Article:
Missouri River 340
¢ The Missouri River 340 bills itself as the longest nonstop boat race in the world. It runs 340 miles, from Kansas City to St. Charles, Mo.
¢ Contestants must complete the course in 100 hours. There are nine checkpoints along the way. Failure to meet time deadlines at two consecutive checkpoints results in disqualification.
¢ This year's overall winner, a five-person team, finished in 36 hours, 19 minutes. The fastest solo entrant took 37:46
A couple of co-workers competed in last year's Missouri River 340, and Chris Jump strolled the couple of blocks from her workplace to see them off at the start.
This year, when the 340-mile river race from Kansas City to St. Charles, Mo., began, Jump was there again - as a competitor.
"My friends joked with me that it was my middle-age crisis," said Jump, 44, who last weekend competed in what is billed as the world's longest non-stop river race. "It was a challenge, a personal challenge. I wanted to see if I could do it."
Jump and teammate Tabatha Adkins did it, all right. They completed the event in 78 hours, well under the 100-hour limit and just under their 80-hour goal.
And they won the women's tandem division to boat, er, boot.
"But that's only because we were the only ones in the division," Jump is quick to point out. "But I was satisfied."
Of the 150 boats that started the MR 340 on July 15, 114 officially finished. Jump-Adkins placed 84th overall.
"I wasn't sure what to expect," Jump said. "I wasn't sure we'd be able to finish. So I was pleased to finish it, and I was pleased with our time."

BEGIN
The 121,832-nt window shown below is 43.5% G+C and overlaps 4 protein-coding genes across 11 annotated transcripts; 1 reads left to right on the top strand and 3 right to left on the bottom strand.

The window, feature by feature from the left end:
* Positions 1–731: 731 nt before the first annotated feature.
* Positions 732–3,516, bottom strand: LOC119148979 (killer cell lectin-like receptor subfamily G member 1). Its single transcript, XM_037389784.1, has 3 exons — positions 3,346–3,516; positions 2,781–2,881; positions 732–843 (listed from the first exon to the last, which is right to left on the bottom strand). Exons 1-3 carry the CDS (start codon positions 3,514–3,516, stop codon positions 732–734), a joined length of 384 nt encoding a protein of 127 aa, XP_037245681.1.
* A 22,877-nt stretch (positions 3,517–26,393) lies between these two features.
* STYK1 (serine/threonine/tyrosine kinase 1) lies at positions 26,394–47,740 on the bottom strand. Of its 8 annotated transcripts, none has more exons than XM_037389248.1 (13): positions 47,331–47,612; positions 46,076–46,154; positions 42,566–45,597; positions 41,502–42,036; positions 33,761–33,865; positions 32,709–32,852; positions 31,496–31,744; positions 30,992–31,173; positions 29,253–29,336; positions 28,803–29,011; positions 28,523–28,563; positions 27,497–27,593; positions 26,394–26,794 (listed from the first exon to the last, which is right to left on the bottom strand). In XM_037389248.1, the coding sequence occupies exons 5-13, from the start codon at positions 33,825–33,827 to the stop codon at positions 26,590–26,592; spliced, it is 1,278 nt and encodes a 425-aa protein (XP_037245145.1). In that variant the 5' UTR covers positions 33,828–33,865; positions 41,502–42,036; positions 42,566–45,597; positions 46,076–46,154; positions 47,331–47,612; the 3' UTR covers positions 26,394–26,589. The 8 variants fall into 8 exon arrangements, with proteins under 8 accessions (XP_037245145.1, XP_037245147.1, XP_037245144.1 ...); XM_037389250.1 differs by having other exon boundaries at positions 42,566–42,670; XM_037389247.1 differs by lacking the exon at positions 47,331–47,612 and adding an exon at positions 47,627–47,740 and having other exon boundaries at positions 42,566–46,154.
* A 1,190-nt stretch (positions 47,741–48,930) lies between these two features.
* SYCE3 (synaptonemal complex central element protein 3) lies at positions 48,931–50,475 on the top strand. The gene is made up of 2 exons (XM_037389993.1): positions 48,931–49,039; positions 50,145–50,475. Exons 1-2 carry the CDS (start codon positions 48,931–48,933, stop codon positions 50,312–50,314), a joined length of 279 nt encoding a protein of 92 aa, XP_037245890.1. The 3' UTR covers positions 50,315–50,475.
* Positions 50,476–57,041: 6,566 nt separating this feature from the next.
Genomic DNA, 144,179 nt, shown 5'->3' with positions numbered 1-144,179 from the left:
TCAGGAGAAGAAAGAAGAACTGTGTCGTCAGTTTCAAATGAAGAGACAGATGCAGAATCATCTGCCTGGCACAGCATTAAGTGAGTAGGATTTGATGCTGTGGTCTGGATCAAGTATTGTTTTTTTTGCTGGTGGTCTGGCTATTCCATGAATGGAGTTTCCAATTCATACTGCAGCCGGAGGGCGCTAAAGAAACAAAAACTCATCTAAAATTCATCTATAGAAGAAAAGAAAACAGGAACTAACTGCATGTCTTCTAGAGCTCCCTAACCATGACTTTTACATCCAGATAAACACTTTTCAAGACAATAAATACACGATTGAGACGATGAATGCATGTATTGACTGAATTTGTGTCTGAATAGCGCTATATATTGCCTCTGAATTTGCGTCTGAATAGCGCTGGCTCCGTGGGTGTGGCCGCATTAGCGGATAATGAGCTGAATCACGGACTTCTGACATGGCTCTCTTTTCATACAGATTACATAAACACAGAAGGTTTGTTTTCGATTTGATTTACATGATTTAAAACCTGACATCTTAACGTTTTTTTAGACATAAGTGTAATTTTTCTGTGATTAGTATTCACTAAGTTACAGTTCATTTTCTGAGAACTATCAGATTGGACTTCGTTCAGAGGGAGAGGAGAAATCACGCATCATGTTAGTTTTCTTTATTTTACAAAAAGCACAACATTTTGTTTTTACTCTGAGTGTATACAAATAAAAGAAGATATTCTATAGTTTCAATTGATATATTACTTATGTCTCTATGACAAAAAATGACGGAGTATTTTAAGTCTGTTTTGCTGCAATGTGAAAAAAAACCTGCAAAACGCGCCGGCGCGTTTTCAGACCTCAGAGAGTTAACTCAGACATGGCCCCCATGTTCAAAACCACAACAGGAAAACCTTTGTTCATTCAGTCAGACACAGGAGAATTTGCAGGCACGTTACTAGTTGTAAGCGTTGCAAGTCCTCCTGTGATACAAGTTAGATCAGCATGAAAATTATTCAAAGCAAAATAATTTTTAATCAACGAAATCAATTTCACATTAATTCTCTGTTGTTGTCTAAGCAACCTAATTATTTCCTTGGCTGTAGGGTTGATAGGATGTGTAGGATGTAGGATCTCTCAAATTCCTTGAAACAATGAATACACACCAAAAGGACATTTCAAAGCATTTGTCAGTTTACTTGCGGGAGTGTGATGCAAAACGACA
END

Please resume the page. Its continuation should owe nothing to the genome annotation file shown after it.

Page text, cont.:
An avid canoeist through college, Jump hung up her paddles for years before purchasing a kayak last summer.
When she heard about the MR 340 from co-workers, she decided to give it a go, in a canoe and with a partner.
"I think I wanted to reconnect with things that meant something to me in the past," she said. "Canoeing, outdoor activities : it was a chance to live in the moment, in the here and now, instead of looking down the road at that meeting next week, or whatever. You respond to what the river is giving you at that moment."
In that regard, the Missouri River is notoriously fickle.
River racers had to contend with barge traffic, buoys, bridge pilings, bugs, the elements and lack of sleep.
Jump said she and her teammate headed ashore to sleep two or three hours for each of the first two nights and four hours on the third night.
The rest of the time they were on the water.
"It was just a neat experience," Jump said. "I'd never done anything like it before, so I had no expectations. I was definitely sore. My shoulders and neck caught the brunt of it. And paddling in the dark was a new and interesting experience. The sunrise in the mornings, with a little fog on the river : that kind of struck me. Every morning was just beautiful."
The two trained for the event, but the spring's heavy rains hindered their preparations in their borrowed canoe.
"With the water being up so much, our training was off and on," Jump aid. "We tried to paddle upstream on the Kaw from Kansas City. We tried to paddle twice a week, but it didn't always work out."
Jump said she never felt in any danger, though she was glad she brought a friend along for her first MR 340 experience.
"That's why I decided to do a tandem, mostly because of the night paddling," Jump said, "but after that first night, I found it to be peaceful. We had a full moon, so we had some light. The river is really beautiful at night. It all went really smoothly. I never felt endangered.
Jump's first MR 340 experience went so smoothly, she's considering returning next year - in a solo kayak.